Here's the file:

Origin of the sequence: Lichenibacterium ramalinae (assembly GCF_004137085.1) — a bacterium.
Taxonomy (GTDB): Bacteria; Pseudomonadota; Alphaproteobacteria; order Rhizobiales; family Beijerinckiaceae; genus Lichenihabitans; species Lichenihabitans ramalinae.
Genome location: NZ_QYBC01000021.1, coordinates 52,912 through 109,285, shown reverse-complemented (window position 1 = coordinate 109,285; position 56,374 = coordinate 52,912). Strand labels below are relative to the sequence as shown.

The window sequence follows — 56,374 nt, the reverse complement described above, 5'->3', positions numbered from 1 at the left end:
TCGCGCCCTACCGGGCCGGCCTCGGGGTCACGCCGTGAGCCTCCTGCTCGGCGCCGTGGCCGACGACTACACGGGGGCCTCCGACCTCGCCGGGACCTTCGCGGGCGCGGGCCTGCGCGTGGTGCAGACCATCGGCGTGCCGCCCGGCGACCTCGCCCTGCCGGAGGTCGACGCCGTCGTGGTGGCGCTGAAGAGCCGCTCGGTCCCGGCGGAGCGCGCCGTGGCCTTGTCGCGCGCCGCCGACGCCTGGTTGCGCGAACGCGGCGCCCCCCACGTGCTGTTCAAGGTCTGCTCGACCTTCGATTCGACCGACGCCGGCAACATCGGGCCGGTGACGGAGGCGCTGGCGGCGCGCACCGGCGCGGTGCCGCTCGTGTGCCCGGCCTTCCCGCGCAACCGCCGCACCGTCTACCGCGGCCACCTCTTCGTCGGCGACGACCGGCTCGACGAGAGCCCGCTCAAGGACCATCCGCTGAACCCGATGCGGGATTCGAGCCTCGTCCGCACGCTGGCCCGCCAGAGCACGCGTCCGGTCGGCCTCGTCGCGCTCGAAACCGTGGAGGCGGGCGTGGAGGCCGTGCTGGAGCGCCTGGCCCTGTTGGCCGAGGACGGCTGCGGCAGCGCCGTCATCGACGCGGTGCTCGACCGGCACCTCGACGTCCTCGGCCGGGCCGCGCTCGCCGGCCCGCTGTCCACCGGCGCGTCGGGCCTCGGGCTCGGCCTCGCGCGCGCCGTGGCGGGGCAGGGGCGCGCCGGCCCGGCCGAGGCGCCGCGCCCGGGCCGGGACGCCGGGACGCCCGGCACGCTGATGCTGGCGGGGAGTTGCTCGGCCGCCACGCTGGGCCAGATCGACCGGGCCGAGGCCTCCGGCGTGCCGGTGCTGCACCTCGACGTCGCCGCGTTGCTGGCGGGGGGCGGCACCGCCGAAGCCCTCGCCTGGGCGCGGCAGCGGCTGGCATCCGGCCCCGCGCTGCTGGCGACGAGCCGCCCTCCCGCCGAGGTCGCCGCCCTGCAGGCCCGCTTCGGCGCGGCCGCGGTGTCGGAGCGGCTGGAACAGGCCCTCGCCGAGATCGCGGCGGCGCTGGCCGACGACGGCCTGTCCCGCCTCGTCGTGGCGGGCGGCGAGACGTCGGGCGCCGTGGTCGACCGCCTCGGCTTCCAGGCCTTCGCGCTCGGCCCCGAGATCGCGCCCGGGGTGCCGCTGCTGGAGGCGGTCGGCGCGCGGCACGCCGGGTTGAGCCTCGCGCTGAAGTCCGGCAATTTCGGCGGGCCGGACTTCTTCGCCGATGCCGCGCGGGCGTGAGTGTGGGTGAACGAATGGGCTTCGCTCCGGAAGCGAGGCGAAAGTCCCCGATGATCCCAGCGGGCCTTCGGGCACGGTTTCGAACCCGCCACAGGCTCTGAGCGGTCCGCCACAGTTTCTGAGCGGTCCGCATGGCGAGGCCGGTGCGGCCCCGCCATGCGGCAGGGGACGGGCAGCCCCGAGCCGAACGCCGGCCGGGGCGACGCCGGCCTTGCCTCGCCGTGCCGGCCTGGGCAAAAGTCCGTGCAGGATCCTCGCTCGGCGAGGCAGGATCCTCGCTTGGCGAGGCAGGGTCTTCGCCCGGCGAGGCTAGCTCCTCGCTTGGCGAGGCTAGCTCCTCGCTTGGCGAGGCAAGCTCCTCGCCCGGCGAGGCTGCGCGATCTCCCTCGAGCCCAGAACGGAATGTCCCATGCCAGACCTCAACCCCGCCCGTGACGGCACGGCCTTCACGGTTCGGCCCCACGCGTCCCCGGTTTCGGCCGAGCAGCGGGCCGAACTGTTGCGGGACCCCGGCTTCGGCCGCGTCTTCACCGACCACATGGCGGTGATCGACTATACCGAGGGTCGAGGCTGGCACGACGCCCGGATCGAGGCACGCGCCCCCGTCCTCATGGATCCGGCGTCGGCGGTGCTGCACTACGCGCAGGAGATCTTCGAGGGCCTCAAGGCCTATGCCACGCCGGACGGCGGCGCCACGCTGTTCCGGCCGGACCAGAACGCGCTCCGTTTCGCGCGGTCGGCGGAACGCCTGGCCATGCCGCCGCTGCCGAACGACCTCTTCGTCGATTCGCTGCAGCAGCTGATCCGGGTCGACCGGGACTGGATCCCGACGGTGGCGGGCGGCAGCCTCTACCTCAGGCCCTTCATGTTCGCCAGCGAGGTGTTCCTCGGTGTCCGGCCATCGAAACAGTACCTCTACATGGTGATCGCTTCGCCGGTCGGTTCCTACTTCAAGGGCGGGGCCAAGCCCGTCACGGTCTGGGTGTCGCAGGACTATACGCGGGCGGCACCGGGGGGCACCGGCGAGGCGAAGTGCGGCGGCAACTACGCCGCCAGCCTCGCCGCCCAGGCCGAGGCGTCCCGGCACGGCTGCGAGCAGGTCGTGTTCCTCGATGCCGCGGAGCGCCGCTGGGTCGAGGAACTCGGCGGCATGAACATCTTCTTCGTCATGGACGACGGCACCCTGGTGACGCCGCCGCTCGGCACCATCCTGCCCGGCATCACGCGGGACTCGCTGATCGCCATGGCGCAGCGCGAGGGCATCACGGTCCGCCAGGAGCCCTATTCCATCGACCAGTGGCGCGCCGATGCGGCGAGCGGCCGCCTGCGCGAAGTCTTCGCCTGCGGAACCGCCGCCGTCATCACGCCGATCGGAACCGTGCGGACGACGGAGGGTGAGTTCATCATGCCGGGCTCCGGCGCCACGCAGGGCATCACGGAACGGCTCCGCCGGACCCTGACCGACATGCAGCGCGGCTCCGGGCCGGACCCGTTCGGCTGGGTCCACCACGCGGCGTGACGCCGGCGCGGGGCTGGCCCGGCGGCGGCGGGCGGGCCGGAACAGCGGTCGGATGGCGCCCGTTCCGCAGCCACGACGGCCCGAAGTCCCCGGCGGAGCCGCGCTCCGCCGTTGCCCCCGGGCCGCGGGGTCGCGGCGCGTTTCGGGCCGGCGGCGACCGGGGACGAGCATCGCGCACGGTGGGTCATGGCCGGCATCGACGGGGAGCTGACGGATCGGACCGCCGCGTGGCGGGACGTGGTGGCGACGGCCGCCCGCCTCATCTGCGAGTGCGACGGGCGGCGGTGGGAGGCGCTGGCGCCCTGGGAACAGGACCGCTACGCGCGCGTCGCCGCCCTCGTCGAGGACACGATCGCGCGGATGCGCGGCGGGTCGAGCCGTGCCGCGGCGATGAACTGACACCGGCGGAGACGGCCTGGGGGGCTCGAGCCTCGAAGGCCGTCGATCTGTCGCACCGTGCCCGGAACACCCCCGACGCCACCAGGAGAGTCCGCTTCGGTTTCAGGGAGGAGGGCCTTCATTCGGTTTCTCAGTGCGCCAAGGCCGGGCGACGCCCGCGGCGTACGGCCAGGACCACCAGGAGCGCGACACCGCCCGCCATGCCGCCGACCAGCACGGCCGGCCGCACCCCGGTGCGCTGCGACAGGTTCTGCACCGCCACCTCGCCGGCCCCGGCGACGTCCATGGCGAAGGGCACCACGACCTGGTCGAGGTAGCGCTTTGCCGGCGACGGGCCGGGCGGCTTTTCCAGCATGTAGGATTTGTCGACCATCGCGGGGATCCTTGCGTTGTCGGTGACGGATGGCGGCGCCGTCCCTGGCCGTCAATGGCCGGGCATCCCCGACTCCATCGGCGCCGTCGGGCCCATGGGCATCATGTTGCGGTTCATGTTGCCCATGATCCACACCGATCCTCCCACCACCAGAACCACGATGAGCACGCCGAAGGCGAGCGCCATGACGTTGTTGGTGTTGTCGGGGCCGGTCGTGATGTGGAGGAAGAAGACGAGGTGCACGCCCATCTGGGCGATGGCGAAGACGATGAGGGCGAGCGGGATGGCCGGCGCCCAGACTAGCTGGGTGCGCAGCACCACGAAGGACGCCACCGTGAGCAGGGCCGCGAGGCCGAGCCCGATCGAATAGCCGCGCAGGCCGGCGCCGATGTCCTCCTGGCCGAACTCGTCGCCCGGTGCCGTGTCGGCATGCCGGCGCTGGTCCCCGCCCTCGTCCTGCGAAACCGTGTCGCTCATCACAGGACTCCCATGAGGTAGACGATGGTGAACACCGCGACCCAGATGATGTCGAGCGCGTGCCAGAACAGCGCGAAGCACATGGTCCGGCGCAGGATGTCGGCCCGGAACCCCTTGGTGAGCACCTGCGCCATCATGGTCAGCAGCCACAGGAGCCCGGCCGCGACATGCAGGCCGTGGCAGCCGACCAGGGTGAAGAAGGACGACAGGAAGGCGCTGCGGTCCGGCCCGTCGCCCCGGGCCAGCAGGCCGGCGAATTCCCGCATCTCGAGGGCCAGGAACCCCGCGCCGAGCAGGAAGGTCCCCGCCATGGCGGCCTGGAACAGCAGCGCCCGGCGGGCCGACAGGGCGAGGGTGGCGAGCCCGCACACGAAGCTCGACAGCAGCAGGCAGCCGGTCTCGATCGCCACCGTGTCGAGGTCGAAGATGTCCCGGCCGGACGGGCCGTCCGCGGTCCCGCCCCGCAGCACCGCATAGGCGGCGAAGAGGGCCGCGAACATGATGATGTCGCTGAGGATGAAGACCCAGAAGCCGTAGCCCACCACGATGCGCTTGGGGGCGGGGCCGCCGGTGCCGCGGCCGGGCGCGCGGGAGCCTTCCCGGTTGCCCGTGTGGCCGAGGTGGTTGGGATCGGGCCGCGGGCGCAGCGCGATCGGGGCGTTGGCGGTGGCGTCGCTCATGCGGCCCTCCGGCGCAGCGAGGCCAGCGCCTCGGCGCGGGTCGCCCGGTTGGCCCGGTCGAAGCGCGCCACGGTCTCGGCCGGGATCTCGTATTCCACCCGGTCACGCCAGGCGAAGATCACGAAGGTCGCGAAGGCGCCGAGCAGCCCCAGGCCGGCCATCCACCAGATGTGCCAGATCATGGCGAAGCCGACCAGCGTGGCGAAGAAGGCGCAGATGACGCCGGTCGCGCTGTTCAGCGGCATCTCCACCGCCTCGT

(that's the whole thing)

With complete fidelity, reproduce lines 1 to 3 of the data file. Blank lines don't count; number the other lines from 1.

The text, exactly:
Origin of the sequence: Lichenibacterium ramalinae (assembly GCF_004137085.1) — a bacterium.
Taxonomy (GTDB): Bacteria; Pseudomonadota; Alphaproteobacteria; order Rhizobiales; family Beijerinckiaceae; genus Lichenihabitans; species Lichenihabitans ramalinae.
Genome location: NZ_QYBC01000021.1, coordinates 52,912 through 109,285, shown reverse-complemented (window position 1 = coordinate 109,285; position 56,374 = coordinate 52,912). Strand labels below are relative to the sequence as shown.